Three OMHS students win BrewTech robotics competition
By EMILY REED/For the Reporter
NORTH SHELBY – Three students from Oak Mountain High School recently won the BrewTech State Qualifier Vex Robotic Competition.
“VEX Robotics Competition Starstruck is played on a 12×12 square field,” OMHS robotics instructor Paula Hughes said. “Two alliances of one ‘red’ and one ‘blue,’ composed of two teams each, compete in matches consisting of a 15-second autonomous period followed by 1 minute and 45 seconds of driver-controlled play. The object of the game is to attain a higher score than the opposing alliance by scoring your stars and cubes in your zones and by hanging robots on your hanging bar.”
Hamid Choucha, Adam Pendry and Omar Zuaiter attended the competition in November 2016, which was held at the Brewbaker Technical Magnet School in Montgomery.
This was the second competition of the year the group attended, according to Hughes.
The three students also won the judges award, the excellence award and placed second in programming skills.
“It was a lot of fun,” said Choucha, a 10th grader at OMHS. “We spent a lot of time figuring out how to throw these stars and cubes over a one foot wall. We started planning over the summer and we attended our first competition in September, we tried to fix all of our mistakes, and then we worked on the design process some more before competing at the VEX Competition. We are now looking forward to attending our next competition on Jan. 21 in Oxford.”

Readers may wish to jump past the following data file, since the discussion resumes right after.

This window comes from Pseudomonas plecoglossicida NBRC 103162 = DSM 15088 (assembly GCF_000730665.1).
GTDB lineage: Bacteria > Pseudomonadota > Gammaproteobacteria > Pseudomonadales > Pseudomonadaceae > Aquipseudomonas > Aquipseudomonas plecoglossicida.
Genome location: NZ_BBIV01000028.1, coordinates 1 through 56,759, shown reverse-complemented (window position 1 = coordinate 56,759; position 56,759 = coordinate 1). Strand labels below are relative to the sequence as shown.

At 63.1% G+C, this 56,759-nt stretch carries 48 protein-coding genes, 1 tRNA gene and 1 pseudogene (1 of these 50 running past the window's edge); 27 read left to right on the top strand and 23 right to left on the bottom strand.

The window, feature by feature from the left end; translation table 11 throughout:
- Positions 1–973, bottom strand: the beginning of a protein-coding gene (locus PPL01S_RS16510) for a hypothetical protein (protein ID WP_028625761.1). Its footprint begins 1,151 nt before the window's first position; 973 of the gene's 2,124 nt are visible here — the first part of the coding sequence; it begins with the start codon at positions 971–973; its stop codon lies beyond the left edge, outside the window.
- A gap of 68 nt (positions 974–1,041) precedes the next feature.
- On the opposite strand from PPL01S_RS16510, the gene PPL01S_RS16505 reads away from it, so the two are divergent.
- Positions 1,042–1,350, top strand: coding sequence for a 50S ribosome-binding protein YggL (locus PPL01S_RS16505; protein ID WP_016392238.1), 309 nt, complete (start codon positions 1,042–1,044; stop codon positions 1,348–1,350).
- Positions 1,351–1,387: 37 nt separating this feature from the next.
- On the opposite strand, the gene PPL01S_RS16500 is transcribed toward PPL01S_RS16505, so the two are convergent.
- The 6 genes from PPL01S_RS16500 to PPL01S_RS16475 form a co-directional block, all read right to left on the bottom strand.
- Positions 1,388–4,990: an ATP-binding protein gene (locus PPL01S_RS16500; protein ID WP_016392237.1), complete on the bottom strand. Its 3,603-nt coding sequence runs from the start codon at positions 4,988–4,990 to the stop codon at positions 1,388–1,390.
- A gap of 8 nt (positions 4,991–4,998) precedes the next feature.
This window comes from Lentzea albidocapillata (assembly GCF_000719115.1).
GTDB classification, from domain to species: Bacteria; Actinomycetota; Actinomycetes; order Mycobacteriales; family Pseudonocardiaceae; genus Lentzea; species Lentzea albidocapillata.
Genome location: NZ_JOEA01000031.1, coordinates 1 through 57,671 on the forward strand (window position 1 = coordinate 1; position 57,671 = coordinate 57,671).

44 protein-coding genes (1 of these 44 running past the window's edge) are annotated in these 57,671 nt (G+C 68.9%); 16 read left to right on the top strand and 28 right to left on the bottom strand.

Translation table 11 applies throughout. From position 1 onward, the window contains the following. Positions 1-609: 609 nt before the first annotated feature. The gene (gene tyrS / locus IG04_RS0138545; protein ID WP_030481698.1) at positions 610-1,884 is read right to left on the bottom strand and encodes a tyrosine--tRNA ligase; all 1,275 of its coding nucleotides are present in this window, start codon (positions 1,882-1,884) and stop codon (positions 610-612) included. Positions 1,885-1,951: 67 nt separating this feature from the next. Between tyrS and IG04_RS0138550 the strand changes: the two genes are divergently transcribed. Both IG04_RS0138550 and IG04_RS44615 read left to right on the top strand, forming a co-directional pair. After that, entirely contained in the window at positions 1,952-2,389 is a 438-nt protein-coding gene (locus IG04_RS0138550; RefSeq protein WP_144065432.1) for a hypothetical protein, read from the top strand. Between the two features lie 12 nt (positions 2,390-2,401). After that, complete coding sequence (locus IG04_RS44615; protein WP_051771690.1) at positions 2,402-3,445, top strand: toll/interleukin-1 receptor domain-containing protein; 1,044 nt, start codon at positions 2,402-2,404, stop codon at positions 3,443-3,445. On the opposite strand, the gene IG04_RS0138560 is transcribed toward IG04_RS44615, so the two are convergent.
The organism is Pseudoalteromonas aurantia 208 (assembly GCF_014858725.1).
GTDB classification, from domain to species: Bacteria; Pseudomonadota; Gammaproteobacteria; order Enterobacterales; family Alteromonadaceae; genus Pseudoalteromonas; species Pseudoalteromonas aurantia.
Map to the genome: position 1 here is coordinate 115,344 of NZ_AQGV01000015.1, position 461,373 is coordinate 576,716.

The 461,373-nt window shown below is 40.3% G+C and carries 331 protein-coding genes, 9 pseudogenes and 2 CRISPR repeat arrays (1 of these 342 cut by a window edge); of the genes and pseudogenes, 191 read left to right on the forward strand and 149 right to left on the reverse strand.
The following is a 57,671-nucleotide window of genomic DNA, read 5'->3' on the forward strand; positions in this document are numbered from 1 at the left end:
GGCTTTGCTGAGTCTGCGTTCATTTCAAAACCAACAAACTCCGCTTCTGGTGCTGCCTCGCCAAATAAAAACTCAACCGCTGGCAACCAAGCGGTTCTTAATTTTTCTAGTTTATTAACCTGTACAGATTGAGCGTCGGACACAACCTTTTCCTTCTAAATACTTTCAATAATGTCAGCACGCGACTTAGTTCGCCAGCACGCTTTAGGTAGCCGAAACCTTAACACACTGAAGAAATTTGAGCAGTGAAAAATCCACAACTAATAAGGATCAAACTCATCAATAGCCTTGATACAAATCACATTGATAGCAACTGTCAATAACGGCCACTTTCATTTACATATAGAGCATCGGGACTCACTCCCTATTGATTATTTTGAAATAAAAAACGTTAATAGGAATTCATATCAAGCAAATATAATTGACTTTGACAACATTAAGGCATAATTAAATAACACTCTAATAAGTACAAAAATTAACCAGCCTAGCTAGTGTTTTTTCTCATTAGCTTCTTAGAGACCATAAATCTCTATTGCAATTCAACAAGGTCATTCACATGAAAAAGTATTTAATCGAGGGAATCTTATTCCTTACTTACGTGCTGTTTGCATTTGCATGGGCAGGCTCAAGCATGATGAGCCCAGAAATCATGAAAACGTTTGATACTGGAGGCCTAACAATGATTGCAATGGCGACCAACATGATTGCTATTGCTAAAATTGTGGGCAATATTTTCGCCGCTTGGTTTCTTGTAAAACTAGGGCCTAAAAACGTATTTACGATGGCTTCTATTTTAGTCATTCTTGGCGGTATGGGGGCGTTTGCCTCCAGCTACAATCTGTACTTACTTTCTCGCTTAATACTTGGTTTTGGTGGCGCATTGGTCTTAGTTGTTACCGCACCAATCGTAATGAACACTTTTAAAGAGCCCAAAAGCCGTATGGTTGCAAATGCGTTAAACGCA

Hughes said robotics is a hands-on way for students to learn about the engineering design process, programming, teamwork, budgeting, perseverance and sportsmanship, while also having fun.
“These guys are self-motivated, committed and very focused,” Hughes said. “They are determined to win Nationals this year, and I have no doubt they will. These students do most of their work after school hours. They spend countless hours designing, practicing, improving and repeating the process at night and on the weekends.”
While Choucha said he has not officially decided what sort of career he might pursue in college, his work with robotics in high school has influenced the career fields he is considering.
“I have been looking into colleges that offer a program that focuses on robotics engineering,” Choucha said. “Robotics is something that is very enjoyable for me and has greatly influenced the way I look at my future.”